August 21, 2020 – Volume 19, Issue 32

Hot Topics

 

A Podcast and New Research Follow NIEER’s Look at Pandemic’s Impact on Early Education

The Consortium for Policy Research in Education (CPRE) Knowledge Hub features a podcast with Dr. Steven Barnett discussing NIEER’s survey of the pandemic’s impacts on young children. That survey found America’s preschools schools failed to provide students adequate support after shutting down in-person instruction in March due to the coronavirus pandemic. (Barnett, W.S. and Jung, K. (2020) Understanding and responding to the pandemic’s impacts on preschool education: What can we learn from last spring? National Institute for Early Education Research.) Two new reports examine local examples of impacts on early childhood education since onset of the COVID-19 pandemic.

 

NIEER Activities

 

Kindergarten Entry Assessments: Why?

NIEER’s Karin Garver explores why states conduct kindergarten entry assessments in a new policy brief released this week. Successful assessment systems have a clearly defined data collection purpose, according to Garver, who identified three general reasons why states conduct KEAs: To inform instruction, to inform families, and to inform state policy.

Alignment of Pre-K and Kindergarten Child Assessments: 2018-2019 School Year

A new pre-K data snapshot authored by NIEER’s Katherine Hodges examines state pre-K child assessment policies. Hodges looks at the assessment tools individual states require and whether they require the same tool for kindergarten entry assessments (KEA). While 38 states with state-funded programs require preschool programs to assess children’s learning and development, only four states use the same or an enhanced version of the tool in both pre-K and kindergarten.

 

ECE Resources

 

Null relations between CLASS scores and gains in children’s language, math, and executive functions

Researchers report “evidence regarding associations between … the Classroom Assessment Scoring System (CLASS; Pianta et al., 2008), and children’s school readiness gains during the preschool year is mixed.” They suggest their “findings support calls for a next generation of measurement work in early childhood education (Burchinal, 2018Weiland, 2018),” noting efforts toward this are already underway.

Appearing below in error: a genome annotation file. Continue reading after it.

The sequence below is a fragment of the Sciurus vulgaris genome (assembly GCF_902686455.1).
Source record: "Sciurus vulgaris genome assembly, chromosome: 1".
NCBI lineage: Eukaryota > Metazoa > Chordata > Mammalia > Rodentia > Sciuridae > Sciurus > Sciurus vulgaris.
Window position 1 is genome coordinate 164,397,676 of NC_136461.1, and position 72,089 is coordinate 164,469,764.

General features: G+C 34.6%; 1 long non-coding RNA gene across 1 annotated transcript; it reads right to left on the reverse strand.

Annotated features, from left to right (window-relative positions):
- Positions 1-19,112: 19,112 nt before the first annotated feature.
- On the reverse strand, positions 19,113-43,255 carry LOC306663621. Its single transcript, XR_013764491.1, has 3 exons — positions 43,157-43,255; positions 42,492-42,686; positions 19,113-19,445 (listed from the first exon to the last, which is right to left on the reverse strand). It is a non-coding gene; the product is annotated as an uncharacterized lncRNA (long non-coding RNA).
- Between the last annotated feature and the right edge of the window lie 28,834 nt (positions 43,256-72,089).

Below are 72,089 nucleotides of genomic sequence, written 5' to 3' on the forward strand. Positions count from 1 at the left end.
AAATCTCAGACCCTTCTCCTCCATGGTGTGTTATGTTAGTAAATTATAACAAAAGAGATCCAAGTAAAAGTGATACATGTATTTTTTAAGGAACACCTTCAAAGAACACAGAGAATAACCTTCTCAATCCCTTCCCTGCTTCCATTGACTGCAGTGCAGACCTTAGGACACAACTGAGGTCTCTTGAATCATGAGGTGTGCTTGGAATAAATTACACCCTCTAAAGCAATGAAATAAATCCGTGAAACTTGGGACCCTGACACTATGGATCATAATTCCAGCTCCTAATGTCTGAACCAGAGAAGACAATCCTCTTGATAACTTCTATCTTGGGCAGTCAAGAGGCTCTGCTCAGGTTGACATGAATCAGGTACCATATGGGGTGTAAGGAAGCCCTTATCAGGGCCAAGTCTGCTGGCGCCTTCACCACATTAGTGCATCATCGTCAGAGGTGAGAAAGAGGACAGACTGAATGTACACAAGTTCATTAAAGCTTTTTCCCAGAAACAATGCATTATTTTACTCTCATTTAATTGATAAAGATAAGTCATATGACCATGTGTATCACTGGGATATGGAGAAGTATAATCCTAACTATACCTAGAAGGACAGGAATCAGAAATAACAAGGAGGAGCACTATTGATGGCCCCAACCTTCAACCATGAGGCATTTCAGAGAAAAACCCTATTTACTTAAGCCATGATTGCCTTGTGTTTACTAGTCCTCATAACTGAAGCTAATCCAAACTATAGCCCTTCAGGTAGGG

Movement Behaviors and Physical, Cognitive, and Social-Emotional Development in Preschool-Aged Children

Studying “the relationships between accelerometer-derived movement behaviours and indicators of physical, cognitive, and social-emotional development … in a sample of preschool-aged children,” researchers suggest the “overall composition of movement behaviors appeared important for development” and that their “findings confirmed the importance of MVPA [moderate- to vigorous-intensity physical activity] for physical development.”

Gender Gaps in Behavior, Neurodevelopment and Pre-Academic Skills

Researchers examining “gender differences in early literacy and numeracy skills, as well as a range of neurodevelopmental and behavioral domains between the age of five and six years,” found “gender differences favoring girls for all outcomes except internalizing behavior.” The researchers conclude “gender differences favoring girls exist prior to school entry for a broad range of pre-academic, behavioral and neurodevelopmental skills relevant to school functioning.”

Screen Time Exposure in Preschool Children with ADHD: A Cross-Sectional Exploratory Study from South India

Researchers investigating screen time exposure and the relationship between “screen time with the severity of ADHD and parental stress levels” found “preschool children with ADHD have screen exposure above the recommended duration of one hour/day. Structured parent training programs for children with preschool ADHD and providing developmentally appropriate interventions are essential in curtailing screen time exposure and also to address parental stress.”

Hair Cortisol and Dehydroepiandrosterone Concentrations: Associations with Executive Function in Early Childhood

Researchers investigatied “the associations of HCC [hair cortisol concentration], DHEA [hair dehydroepiandrosterone], and their ratio with measures of executive function (cognitive flexibility and working memory) in a sample of kindergarten children (N = 100).” While there was a negative association between HCC and WM that approached significance, the researchers found “DHEA was significantly and positively related to cognitive flexibility.”

 

Early Education News Round-up

 

The week’s key stories on early childhood education. Read now.

 

Events

 

Child Care and Early Education Policy Research Consortium (CCEEPRC) 2020 Virtual Event Series upcoming schedule:

Event descriptions for August and September are available online.

Foundation for Child Development‘s third webinar in its Getting It Right webinar series is Wed, Sept 2, 2 p.m. EDT, Moving Towards Equity Through Implementation Research. Its previous webinars are available on YouTube: